Visions, Agriculture Visionary

Keeping the family farm alive is difficult in this era of low prices, government regulation and increasing taxes, but Mark Voloshin wasn't ready to see his ancestors' dreams die in the face of adversi


In 1925 a homestead was claimed outside the town of Craig. Two Russian immigrants, a husband and wife, escaped the bondage of their Motherland and braved their way across the Atlantic Ocean and the static oceans of the American plains to homestead a plot of land. They were chasing a dream, the American dream, the Voloshin family dream.

Today the land, larger than the original homestead, still is the Voloshin dream in the hands of the youngest of the Voloshin line, Mark. Mark is the grandson of the Russian immigrants who settled the land in the 20s, and has ensured its survival for at least one more generation.

"My grandparents didn't get the land right away," Voloshin said. "They ended up mining coal in Pennsylvania to get money to come out here, but this is what they wanted land. This is the reason they left Russia."

Voloshin was born and raised on the homestead that his grandparents claimed and had several chances in his life to leave the family ranch.

A star wrestler at Moffat County High School, he earned a scholarship to the University of Wyoming. He spent his time working on his moves on the mat and in the classroom, finishing up the bulk of his industrial education degree in three years.

With an undergraduate degree in hand, Voloshin pursued his master's in school administration, but there was one thing that could and did pull him away from his academic disciplines, the homestead.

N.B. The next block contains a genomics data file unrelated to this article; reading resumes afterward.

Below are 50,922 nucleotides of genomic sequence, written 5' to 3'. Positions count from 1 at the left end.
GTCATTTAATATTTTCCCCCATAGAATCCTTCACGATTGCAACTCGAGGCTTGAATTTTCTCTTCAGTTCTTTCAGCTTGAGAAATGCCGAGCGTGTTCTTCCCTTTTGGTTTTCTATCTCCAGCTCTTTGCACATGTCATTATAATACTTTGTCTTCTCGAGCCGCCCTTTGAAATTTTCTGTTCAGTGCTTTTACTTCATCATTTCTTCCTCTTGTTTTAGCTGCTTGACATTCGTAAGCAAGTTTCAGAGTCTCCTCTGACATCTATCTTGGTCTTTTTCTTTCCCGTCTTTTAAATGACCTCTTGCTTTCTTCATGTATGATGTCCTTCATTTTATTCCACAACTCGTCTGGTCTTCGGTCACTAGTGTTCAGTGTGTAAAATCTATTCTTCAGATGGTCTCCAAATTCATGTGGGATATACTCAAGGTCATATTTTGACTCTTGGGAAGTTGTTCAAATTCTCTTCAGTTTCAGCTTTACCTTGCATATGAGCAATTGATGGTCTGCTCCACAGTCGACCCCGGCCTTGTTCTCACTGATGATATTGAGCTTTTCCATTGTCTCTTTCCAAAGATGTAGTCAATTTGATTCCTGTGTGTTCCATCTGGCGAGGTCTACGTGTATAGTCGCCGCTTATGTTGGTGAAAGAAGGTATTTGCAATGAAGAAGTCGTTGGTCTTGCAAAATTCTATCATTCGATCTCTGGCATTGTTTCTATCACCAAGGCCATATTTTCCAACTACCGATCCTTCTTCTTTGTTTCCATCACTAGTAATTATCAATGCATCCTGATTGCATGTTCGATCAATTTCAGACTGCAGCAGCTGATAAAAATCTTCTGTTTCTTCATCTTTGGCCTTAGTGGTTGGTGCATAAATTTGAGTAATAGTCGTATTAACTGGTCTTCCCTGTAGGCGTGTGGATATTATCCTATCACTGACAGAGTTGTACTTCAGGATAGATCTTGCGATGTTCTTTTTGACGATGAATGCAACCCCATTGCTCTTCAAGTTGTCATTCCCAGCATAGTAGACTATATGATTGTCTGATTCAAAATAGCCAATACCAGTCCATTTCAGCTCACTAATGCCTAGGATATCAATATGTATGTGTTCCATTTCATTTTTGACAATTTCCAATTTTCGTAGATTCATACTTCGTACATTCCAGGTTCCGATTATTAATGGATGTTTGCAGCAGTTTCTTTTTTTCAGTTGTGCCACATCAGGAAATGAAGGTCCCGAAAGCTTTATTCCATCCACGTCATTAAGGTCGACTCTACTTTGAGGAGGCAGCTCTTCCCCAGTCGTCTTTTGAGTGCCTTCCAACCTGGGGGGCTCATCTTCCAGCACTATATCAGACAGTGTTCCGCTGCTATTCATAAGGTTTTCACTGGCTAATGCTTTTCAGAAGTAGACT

"The homestead had been passed down for generations, it was my turn and I wasn't going to pass it up," he said. "It was the opportunity to be independent, to strive for personal achievement I think it all ties into the attitude I gained in wrestling, an attitude to be self-sufficient."

That independent attitude is why Voloshin was nominated as this year's agriculture Visionary. He turned to tradition, instead looking for what may lie outside Moffat County. He chose a profession which many now turn their backs on, especially after earning a college degree.

Voloshin has taken the road less traveled and it has made all the difference.

"I felt that it was my responsibility to take care of what my family has built. It has not always been easy, but that's to be expected in a ranching lifestyle," he said. "I take my responsibility as guardian of my family's heritage seriously, as well as my responsibility to the land."

Like many ranchers and farmers in Moffat County, Voloshin sees his role as a rancher as more than just raising livestock. He bears the responsibility of caretaker of the land.

"The grass, water and air are all renewable resources; each spring they rejuvenate themselves," he said. "As a rancher, it is my obligation to ensure that this happens. The land doesn't only depend on me, I depend on the land, so I have to safeguard it to safeguard myself."

Voloshin represents a new generation of rancher, one who answers the call to duty. As rancher or as president of the Moffat County Cattlemen's Association, Voloshin is a man who has put certain pursuits on hold, or canceled them all together, to keep a few acres of American land productive. He has led the way for others to follow and is a true visionary.

"The ranch lifestyle can not be broken down to dollar signs, it is more than that. Ranching is lifestyle of independence, of self-worth, of aspects that can't have a price put on them" he said. "This is not something that should slip away, it should be guarded so that generations to come won't be denied the chance to experience what made the west, the west."

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